About 30,000 smallholder legume farmers in the Northern Region are to benefit from a grant worth US$689,984 to help boost production of legumes using rhizome inoculant technology.
Out of the number 9,000 are women, representing 30 percent selected from five regions: namely the Northern, Upper West, Upper East, Volta and Brong Ahafo Regions.
The project was initiated by the Council for Scientific and Industrial Research (CSIR)-Savanna Agricultural Research Institute (SARI), in partnership with EMBRAPA Agro-biology and the Kwame Nkrumah University for Science and Technology (KNUST).
The project is expected to increase the yields of cowpea, groundnut and soybean of smallholder farmers in Northern Ghana by about 30-50 percent, through the use of locally produced high quality rhizobium inoculants and strategic applications of phosphorous fertiliser.
This was announced at the Food Security and Climate Change Project held in Tamale dubbed the ‘M-BoSs Project’.
The M-BoSs project seeks to enhance the capacity of beneficiary farmers to produce quality foods that meet standards of the market and consumers.
The AGRA-sponsored project is also to reinforce the skills of Ghanaian professionals needed to run the inoculant production unit, the quality control of the inoculants, and validation of the product’s efficacy in the field.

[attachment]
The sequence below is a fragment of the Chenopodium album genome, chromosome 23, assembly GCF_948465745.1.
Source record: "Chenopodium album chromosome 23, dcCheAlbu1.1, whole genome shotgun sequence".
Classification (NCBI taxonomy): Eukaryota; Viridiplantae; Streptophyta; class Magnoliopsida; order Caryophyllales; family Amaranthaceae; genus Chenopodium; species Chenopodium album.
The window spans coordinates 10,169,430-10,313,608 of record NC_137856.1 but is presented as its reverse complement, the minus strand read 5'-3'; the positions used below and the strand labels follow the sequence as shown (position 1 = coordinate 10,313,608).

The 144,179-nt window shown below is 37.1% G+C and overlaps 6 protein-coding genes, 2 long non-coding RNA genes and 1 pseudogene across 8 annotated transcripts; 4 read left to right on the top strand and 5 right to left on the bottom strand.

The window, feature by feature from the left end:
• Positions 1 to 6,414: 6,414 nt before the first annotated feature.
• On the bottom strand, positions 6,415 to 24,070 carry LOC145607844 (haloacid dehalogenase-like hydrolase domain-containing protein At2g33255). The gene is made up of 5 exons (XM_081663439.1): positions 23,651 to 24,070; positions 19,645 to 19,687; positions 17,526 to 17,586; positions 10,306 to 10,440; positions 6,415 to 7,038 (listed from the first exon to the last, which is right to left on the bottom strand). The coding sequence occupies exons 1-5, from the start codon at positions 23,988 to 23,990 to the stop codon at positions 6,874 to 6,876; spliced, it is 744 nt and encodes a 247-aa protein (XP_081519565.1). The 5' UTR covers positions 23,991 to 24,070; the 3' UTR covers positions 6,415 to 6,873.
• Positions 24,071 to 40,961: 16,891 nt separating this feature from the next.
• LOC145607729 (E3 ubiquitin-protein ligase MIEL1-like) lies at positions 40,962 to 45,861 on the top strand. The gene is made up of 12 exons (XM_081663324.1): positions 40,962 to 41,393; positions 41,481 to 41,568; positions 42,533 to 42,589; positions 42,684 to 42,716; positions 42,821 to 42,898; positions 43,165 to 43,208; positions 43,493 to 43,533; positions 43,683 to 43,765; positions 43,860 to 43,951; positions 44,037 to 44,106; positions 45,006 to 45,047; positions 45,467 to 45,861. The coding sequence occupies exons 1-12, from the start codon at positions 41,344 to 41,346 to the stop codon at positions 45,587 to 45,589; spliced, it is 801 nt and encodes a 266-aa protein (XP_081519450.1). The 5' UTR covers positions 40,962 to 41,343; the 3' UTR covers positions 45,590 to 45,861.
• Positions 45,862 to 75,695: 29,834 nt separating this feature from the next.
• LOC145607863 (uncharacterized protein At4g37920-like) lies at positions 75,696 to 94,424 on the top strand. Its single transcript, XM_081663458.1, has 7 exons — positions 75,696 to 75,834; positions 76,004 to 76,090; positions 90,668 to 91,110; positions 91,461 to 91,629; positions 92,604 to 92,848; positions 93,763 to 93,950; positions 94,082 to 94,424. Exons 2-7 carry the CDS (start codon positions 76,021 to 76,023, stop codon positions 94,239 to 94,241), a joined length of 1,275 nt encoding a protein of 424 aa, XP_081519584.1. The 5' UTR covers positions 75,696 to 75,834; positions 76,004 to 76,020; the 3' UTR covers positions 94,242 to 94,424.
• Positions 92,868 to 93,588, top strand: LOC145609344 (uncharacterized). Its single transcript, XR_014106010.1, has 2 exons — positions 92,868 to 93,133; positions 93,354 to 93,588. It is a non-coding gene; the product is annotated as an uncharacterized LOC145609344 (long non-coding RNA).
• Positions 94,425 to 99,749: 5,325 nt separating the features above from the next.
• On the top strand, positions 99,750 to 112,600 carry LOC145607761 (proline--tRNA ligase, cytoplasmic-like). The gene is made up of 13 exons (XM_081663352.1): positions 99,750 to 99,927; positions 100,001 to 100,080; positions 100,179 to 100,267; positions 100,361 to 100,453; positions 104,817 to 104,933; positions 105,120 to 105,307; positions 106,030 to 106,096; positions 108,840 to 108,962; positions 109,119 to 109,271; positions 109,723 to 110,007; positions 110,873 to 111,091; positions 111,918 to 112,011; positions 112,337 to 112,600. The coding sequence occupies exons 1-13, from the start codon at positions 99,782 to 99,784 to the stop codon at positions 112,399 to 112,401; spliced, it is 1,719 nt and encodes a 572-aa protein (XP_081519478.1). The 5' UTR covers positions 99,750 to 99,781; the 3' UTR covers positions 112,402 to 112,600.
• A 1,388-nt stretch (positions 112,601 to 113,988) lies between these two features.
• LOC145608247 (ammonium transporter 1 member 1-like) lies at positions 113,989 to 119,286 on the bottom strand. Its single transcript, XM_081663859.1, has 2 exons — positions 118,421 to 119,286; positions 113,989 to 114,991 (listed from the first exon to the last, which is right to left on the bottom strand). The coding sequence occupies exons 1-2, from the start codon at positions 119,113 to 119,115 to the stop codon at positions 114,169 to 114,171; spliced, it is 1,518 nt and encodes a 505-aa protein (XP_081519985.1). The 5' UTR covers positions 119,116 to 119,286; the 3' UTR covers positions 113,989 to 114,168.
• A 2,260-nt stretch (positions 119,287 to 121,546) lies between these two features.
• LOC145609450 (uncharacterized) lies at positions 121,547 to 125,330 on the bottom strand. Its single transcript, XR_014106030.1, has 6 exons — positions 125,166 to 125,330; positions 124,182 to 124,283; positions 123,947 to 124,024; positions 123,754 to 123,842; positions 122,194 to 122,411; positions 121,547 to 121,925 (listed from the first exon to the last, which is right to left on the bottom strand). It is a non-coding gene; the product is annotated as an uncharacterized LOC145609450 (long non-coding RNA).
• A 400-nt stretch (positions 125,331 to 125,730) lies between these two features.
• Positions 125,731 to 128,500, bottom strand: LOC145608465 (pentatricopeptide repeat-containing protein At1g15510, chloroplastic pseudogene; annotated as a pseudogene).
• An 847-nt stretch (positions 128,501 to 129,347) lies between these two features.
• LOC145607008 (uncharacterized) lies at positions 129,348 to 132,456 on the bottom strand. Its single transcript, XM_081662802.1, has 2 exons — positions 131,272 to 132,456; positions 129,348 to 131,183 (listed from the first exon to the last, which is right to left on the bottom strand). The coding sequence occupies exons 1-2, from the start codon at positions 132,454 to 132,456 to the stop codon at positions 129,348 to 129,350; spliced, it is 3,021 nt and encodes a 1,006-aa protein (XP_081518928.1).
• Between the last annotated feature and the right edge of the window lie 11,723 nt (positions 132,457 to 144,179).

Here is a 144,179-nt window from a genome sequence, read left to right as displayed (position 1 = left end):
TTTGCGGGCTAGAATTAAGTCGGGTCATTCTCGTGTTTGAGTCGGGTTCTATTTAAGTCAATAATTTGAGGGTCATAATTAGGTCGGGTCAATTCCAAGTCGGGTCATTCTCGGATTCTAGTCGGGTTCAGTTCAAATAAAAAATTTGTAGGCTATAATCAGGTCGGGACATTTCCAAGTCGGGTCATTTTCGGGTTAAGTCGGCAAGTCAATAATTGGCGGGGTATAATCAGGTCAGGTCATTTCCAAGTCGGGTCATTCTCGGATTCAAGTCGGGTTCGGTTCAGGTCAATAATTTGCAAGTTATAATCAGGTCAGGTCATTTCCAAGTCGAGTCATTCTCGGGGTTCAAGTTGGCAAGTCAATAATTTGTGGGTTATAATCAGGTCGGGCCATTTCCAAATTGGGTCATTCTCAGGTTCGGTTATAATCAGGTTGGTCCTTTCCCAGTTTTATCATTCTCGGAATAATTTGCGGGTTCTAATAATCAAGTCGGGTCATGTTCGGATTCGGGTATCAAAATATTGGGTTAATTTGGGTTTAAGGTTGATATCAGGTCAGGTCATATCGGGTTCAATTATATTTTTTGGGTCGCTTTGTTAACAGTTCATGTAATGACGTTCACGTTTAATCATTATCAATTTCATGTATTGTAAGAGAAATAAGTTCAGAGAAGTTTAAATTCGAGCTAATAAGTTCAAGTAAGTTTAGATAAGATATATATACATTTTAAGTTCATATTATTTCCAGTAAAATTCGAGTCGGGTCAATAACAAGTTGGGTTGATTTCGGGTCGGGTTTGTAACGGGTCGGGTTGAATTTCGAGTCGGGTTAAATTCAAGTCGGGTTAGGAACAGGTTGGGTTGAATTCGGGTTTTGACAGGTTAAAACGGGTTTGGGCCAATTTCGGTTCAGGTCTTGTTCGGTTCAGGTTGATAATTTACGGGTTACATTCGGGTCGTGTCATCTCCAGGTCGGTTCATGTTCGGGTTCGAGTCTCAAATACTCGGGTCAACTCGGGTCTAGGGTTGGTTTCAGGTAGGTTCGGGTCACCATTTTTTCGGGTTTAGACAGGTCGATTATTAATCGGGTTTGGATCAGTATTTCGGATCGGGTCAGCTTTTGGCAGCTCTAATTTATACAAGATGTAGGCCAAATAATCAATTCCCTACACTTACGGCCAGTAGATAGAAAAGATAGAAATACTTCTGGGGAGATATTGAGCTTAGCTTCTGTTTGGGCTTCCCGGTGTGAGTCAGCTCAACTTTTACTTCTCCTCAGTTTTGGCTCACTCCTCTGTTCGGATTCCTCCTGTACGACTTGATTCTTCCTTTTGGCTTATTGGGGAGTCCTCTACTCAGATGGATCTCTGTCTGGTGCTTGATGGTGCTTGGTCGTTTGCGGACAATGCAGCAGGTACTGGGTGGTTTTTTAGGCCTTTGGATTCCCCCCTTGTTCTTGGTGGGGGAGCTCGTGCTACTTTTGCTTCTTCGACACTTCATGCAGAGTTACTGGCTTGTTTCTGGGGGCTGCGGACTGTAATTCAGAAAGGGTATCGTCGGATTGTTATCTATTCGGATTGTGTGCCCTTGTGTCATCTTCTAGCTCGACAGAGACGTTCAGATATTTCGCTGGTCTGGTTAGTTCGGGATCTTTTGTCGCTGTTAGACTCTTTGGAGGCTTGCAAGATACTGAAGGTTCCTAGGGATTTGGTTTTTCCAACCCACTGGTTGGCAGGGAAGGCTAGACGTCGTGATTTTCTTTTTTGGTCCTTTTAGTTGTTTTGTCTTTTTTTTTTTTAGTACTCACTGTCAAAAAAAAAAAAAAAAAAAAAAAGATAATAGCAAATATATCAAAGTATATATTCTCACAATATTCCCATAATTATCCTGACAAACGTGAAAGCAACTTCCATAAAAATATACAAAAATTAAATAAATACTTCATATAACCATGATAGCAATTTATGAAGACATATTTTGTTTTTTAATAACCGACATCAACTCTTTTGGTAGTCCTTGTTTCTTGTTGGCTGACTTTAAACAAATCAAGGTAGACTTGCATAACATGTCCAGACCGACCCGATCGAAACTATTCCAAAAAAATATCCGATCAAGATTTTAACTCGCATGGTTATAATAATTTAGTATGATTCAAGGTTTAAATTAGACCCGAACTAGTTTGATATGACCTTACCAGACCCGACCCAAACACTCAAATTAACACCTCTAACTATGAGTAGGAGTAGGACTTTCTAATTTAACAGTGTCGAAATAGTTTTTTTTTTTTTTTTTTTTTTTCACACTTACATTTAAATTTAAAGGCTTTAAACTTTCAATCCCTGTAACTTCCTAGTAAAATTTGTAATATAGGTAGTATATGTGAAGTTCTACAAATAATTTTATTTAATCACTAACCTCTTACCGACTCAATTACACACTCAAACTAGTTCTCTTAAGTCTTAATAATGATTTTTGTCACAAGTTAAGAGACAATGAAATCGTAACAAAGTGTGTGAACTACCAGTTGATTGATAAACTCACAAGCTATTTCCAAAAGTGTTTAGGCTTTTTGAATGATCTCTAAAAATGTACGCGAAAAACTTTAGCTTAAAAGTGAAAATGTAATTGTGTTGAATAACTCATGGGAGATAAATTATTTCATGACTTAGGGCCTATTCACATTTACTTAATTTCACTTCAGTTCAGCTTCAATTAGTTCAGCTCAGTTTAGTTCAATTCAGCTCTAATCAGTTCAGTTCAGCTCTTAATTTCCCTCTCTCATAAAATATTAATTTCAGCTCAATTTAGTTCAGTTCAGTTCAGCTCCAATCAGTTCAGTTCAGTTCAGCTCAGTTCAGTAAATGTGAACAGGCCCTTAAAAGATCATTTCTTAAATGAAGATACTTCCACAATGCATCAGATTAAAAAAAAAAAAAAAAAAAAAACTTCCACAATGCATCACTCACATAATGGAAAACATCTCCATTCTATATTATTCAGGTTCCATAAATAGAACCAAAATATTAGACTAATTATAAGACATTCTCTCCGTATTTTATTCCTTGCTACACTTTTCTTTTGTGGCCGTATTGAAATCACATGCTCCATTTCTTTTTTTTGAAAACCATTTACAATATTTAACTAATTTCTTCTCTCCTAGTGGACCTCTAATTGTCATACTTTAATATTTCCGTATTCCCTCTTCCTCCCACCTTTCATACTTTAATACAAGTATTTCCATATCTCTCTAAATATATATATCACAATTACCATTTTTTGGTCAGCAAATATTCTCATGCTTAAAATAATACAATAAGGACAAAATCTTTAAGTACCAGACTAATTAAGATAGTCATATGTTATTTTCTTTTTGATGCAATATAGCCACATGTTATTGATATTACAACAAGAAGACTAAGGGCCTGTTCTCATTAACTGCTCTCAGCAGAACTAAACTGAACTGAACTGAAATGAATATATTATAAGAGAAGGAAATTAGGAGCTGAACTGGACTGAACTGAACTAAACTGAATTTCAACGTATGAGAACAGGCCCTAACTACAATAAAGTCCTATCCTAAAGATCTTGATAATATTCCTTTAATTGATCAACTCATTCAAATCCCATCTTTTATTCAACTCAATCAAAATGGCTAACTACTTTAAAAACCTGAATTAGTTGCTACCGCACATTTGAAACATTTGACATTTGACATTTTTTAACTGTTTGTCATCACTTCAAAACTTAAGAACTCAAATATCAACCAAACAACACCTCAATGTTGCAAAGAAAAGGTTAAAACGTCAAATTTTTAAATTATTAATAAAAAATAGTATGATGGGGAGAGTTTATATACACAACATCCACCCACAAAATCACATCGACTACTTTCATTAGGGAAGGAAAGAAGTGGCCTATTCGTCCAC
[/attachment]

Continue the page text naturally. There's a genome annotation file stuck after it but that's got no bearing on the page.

Speaking at the launch, the Director General of CSIR Ghana, Dr. V.K. Agyeman, said the research institute is committed to helping enhance the quality of agriculture to improve food security.
“The investment in the nation’s agriculture will help boost the sector by increasing yields of farmers to meet the citizens’ demands,” he said.
Dr. Agyeman further stated that the project will encourage the youth to go into agriculture and make it more attractive.
The Brazilian Co-leader of EMBRAPA, Agrobilogia Dr. Luc Rouws, reiterated the Brazilian government’s commitment to enhancing agriculture in Ghana, adding that the project will help alleviate the poverty and unemployment rates.
The Director of SARI, Dr. S. K. Nutsugah, said the project forms part of the medium-term Agriculture Sector Investment Plan (METASIP)) to ensure food security in the country and revenue generation for the farmers.
“It will help to improve infrastructure for screening and testing rhizobium strains for cowpea groundnut and soybean, and strengthen the supply chain from the production unit at SARI.”
The Ghana Co-Leader of the project, Dr. Benjamin D.K. Ahiabor, said the capacity of farmers, agricultural extension officers and implementers will be enhanced to ensure value for money.
The inoculants production project is geared toward empowering farmers to achieve sustainable production, with an added value of achieving sustainable land use for agriculture.